Origin of botryoidalfrom Classical Greek botryoeid?s ( from botrys, bunch of grapes + -eid?s, -oid) + -al
Shaped like a bunch of grapes. Used especially of mineral formations: botryoidal hematite.
Origin of botryoidalFrom Greek botruoeidēs botrus bunch of grapes -oeidēs -oid
Shaped like a bunch of grapes. Certain minerals and parts of organisms can be botryoidal.
- The network is partly formed out of pigmented cells which are excavated and join to form tubes, the socalled botryoidal tissue, not found among the Rhynchobdellidae at all.
- It is never crystallized, but may have a fibrous or microcrystalline structure, and commonly occurs in concretionary forms or in compact and earthy masses; sometimes mammillated, botryoidal, reniform or stalactitic. The colour presents various shades of brown and yellow, and the streak is always brownish, a character which distinguishes it from haematite with a red, or from magnetite with a black streak.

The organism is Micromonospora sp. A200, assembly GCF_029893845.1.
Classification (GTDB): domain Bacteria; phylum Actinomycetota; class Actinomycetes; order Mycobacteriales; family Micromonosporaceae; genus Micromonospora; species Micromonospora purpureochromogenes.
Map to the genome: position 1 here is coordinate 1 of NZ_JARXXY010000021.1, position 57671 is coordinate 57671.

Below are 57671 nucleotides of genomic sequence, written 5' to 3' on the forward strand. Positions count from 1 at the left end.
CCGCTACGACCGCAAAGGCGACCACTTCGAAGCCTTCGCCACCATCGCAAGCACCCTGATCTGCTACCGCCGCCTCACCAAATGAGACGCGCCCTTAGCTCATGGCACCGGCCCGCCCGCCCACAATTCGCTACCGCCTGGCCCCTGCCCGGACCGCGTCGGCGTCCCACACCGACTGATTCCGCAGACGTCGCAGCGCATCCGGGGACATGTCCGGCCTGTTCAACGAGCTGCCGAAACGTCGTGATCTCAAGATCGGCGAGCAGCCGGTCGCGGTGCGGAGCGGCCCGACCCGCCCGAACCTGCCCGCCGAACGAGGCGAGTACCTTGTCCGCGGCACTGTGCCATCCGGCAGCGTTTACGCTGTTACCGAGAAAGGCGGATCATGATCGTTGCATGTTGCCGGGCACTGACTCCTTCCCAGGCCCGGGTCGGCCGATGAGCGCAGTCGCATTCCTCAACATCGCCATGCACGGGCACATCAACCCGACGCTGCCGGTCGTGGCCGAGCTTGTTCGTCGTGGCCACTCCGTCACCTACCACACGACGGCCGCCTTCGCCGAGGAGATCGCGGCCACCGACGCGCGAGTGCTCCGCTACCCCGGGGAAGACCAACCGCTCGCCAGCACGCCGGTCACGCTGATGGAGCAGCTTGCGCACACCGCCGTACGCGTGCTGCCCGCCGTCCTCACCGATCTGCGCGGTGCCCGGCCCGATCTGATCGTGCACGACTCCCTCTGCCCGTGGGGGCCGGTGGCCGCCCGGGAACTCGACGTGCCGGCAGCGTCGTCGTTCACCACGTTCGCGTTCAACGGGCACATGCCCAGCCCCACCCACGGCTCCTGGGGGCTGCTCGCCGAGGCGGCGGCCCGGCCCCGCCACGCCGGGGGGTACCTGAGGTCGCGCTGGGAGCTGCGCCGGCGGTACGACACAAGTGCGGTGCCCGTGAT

- The massive mineral sometimes occurs in mammillary and botryoidal forms with a smooth brassy surface, and is then known to Cornish miners as "blistercopper-ore."
- The botryoidal formations hanging by thousands in Mary's Vineyard resemble mimic clusters of grapes, as the oulopholites resemble roses.
- Thus in the microcrystalline chalcedony the lustre is waxy, the fracture fibrous to even, and the external form botryoidal or stalactitic flint and chert are compact and have a splintery fracture: jasper is a compact variety intermixed with much iron oxide and clay and has a dull and even fracture.